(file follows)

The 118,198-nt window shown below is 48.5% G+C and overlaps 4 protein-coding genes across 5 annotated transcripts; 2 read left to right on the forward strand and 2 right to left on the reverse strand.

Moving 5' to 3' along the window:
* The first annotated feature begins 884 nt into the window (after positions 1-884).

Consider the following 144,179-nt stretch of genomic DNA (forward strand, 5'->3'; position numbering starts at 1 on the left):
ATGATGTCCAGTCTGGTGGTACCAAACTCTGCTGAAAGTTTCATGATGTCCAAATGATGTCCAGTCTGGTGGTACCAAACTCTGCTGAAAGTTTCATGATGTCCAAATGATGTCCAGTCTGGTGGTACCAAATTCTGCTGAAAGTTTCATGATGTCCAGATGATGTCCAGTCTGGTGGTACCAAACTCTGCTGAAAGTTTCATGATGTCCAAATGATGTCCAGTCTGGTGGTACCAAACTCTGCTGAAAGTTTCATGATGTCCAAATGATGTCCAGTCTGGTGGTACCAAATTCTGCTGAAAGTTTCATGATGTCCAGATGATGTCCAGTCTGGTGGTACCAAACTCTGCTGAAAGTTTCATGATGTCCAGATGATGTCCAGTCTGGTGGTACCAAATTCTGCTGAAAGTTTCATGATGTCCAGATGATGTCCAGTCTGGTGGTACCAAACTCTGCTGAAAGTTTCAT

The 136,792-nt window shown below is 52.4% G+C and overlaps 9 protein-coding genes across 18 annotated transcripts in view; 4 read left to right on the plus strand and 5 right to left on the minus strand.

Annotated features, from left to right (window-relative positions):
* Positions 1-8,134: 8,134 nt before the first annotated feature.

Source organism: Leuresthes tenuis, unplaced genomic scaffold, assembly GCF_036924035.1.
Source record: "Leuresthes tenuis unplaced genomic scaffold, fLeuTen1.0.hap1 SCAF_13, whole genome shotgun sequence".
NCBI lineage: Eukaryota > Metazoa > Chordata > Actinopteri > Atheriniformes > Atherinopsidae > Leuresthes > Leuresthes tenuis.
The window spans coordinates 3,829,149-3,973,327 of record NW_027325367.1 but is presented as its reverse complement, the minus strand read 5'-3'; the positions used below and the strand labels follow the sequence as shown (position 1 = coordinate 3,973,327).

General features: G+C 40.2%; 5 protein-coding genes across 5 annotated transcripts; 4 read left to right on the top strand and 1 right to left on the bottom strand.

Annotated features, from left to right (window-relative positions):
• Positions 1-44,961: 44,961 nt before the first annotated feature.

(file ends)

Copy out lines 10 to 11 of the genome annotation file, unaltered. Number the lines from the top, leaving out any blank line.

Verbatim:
Source record: "Leuresthes tenuis unplaced genomic scaffold, fLeuTen1.0.hap1 SCAF_13, whole genome shotgun sequence".
NCBI lineage: Eukaryota > Metazoa > Chordata > Actinopteri > Atheriniformes > Atherinopsidae > Leuresthes > Leuresthes tenuis.